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|Product type||Breakfast cereal|
|Tagline||"The breakfast of Champions"|
Wheaties is a brand of General Mills breakfast cereal. It is well known for featuring prominent athletes on the exterior of the package, and has become a cultural icon in the USA. Primarily a wheat and bran mixture baked into flakes, it was introduced in 1924.
General Mills, Inc., is an American multinational manufacturer and marketer of branded consumer foods sold through retail stores. It is headquartered in Golden Valley, Minnesota, a suburb of Minneapolis. The company markets many well-known North American brands, including Gold Medal flour, Annie's Homegrown, Betty Crocker, Yoplait, Colombo, Totino's, Pillsbury, Old El Paso, Häagen-Dazs, Cheerios, Trix, Cocoa Puffs, and Lucky Charms. Its brand portfolio includes more than 89 other leading U.S. brands and numerous category leaders around the world.
Breakfast cereal is a breakfast food made from processed cereal grains and often eaten for breakfast, primarily in Western societies. It is most often mixed with milk, but can also be eaten with yogurt or fruit. Some companies promote their products for the health benefits from eating oat-based and high-fiber cereals. In the United States, cereals are often fortified with vitamins but can also lack many of the vitamins needed for a healthy breakfast. A significant proportion of cereals are made with high sugar content. Many breakfast cereals are produced via extrusion. The breakfast cereal industry has gross profit margins of 40–45%, 90% penetration in some markets, and steady and continued growth throughout its history. The number of different types of breakfast cereals in the U.S. has grown from 160 (1970) to 340 (1998); forecasted trend for 2012 was 4,945 (2012). In this highly competitive market, breakfast cereal companies have developed cereals in an ever-increasing number of flavors. Although many plain wheat and oat based cereals exist, other flavors are sweet. Some of the most popular brands include freeze-dried fruit and others are flavored like dessert or candy.
Wheat is a grass widely cultivated for its seed, a cereal grain which is a worldwide staple food. The many species of wheat together make up the genus Triticum; the most widely grown is common wheat.
Wheaties was created in 1922, as a result of an accidental spill of a wheat bran mixture onto a hot stove by a Minnesota clinician working for the Washburn Crosby Company (later General Mills). By November 1924, after more than 36 attempts to strengthen the flakes to withstand packaging, the process for creating the flakes had been perfected by the Washburn head miller, George Cormack, and the cereal was named Washburn's Gold Medal Whole Wheat Flakes. Soon after, the name was changed to Wheaties as a result of an employee contest won by Jane Bausman, the wife of a company export manager. Other names passed over included "Nutties" and "Gold Medal Wheat Flakes."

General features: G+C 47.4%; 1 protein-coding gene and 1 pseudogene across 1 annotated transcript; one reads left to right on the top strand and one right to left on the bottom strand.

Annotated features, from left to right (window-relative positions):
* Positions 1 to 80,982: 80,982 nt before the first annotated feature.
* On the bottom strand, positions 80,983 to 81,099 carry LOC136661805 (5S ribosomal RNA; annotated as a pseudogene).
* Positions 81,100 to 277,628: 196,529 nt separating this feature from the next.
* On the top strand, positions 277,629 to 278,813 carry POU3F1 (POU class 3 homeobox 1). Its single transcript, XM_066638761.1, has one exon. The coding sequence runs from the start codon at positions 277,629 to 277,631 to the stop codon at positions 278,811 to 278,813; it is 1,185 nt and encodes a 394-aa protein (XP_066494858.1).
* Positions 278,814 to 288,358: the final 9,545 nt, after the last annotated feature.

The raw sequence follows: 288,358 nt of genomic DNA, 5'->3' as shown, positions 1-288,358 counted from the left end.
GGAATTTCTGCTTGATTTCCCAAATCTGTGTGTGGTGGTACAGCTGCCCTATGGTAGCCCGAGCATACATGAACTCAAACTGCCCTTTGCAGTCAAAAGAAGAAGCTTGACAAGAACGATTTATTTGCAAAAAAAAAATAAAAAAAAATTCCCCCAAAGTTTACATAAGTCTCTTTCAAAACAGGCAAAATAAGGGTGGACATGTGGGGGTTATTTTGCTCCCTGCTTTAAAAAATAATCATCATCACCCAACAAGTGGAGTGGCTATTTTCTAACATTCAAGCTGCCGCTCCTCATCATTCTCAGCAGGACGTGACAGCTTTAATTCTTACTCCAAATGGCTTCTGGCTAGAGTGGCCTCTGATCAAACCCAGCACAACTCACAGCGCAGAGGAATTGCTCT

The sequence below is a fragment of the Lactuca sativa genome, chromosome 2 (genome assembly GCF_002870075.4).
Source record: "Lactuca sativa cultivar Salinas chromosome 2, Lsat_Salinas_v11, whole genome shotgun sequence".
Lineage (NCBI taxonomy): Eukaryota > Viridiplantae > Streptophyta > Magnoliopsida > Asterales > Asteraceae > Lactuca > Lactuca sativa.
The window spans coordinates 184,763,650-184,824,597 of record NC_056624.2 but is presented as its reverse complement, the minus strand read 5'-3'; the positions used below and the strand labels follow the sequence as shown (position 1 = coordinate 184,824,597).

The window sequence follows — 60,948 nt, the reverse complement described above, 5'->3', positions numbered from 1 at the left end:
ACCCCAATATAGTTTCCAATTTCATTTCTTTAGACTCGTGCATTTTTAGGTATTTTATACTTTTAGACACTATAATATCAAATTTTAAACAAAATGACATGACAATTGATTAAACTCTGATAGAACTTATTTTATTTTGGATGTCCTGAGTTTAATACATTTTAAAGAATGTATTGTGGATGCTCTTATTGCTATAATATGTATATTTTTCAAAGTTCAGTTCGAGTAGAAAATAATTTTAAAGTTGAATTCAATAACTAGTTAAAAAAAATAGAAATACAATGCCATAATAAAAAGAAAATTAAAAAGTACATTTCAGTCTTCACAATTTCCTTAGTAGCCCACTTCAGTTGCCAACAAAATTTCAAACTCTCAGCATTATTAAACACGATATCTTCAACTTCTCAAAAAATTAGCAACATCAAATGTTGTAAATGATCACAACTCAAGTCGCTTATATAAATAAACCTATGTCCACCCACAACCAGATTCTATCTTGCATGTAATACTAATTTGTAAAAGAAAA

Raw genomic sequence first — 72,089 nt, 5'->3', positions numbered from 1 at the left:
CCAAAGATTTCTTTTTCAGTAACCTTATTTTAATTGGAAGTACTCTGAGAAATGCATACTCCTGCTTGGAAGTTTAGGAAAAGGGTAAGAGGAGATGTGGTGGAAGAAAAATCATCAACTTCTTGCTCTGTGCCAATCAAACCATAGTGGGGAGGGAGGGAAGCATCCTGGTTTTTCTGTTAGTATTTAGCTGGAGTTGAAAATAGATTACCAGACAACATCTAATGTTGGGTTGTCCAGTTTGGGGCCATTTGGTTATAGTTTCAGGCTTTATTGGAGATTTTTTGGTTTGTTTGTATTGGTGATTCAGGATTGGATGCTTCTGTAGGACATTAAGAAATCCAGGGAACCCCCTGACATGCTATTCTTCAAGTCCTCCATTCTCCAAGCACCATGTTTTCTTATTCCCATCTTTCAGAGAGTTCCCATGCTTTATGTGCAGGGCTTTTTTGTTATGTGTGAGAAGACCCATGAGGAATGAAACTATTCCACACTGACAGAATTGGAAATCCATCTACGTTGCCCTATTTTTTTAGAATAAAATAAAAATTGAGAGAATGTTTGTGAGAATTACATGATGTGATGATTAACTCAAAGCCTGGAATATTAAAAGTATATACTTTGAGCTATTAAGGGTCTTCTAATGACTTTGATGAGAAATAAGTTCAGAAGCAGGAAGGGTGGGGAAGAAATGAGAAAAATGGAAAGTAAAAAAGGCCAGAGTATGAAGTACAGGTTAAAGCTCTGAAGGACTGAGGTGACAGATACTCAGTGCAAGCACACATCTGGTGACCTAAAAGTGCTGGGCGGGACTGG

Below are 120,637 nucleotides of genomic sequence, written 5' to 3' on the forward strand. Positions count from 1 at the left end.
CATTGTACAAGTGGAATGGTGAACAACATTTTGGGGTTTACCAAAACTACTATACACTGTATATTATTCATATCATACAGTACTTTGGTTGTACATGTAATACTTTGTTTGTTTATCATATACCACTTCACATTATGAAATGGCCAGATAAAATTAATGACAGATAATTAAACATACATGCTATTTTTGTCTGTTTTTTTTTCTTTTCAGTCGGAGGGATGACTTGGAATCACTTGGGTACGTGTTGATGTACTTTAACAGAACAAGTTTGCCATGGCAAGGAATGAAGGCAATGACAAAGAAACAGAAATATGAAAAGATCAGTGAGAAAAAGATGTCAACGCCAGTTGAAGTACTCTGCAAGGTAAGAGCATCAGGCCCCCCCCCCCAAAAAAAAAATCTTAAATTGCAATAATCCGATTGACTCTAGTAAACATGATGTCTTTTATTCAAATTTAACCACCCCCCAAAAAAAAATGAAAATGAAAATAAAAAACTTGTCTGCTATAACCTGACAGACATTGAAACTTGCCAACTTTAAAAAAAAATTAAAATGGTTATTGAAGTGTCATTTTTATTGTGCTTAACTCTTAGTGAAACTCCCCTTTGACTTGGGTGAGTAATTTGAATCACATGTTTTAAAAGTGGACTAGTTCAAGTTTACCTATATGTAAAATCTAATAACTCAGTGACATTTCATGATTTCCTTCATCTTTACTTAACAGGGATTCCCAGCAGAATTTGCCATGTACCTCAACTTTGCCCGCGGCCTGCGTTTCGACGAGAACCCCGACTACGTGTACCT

Wheaties began to be advertised on Minneapolis's WCCO radio station (owned by Washburn Crosby) on December 24, 1926, with the first-ever commercial jingle. [ citation needed ]Its lyrics were sung to the tune of the then-popular "She's a Jazz Baby" by Bill Holcombe and David Miller or possibly to the tune of "Jazz Baby":
WCCO is a commercial AM radio station in Minneapolis, Minnesota, and owned by Entercom. Its offices and studios are located in the Entercom Building at 625 Second Avenue South in downtown Minneapolis. WCCO features talk radio, news and sports programming, with local hosts heard most hours of the day and evening. World and national news is supplied by CBS News Radio. Overnight, WCCO carries the syndicated CBS Sports Radio Network.
A jingle is a short song or tune used in advertising and for other commercial uses. Jingles are a form of sound branding. A jingle contains one or more hooks and meaning that explicitly promote the product or service being advertised, usually through the use of one or more advertising slogans. Ad buyers use jingles in radio and television commercials; they can also be used in non-advertising contexts to establish or maintain a brand image. Many jingles are also created using snippets of popular songs, in which lyrics are modified to appropriately advertise the product or service.
David Miller was an American country musician. He is one of the earliest musicians to be associated with country music recording.